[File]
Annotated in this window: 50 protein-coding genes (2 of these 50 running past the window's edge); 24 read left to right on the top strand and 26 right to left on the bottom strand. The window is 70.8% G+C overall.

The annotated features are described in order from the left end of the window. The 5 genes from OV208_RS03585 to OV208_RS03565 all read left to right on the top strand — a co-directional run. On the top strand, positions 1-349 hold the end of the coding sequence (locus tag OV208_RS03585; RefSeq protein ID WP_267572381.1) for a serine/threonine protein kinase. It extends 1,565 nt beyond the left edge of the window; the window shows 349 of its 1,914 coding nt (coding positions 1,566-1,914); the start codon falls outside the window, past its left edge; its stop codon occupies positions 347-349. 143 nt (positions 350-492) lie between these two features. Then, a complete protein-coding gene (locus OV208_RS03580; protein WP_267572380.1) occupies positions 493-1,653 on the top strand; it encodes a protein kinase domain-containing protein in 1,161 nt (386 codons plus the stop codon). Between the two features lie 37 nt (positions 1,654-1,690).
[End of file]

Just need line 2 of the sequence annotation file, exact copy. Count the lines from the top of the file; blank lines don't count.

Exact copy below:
The annotated features are described in order from the left end of the window. The 5 genes from OV208_RS03585 to OV208_RS03565 all read left to right on the top strand — a co-directional run. On the top strand, positions 1-349 hold the end of the coding sequence (locus tag OV208_RS03585; RefSeq protein ID WP_267572381.1) for a serine/threonine protein kinase. It extends 1,565 nt beyond the left edge of the window; the window shows 349 of its 1,914 coding nt (coding positions 1,566-1,914); the start codon falls outside the window, past its left edge; its stop codon occupies positions 347-349. 143 nt (positions 350-492) lie between these two features. Then, a complete protein-coding gene (locus OV208_RS03580; protein WP_267572380.1) occupies positions 493-1,653 on the top strand; it encodes a protein kinase domain-containing protein in 1,161 nt (386 codons plus the stop codon). Between the two features lie 37 nt (positions 1,654-1,690).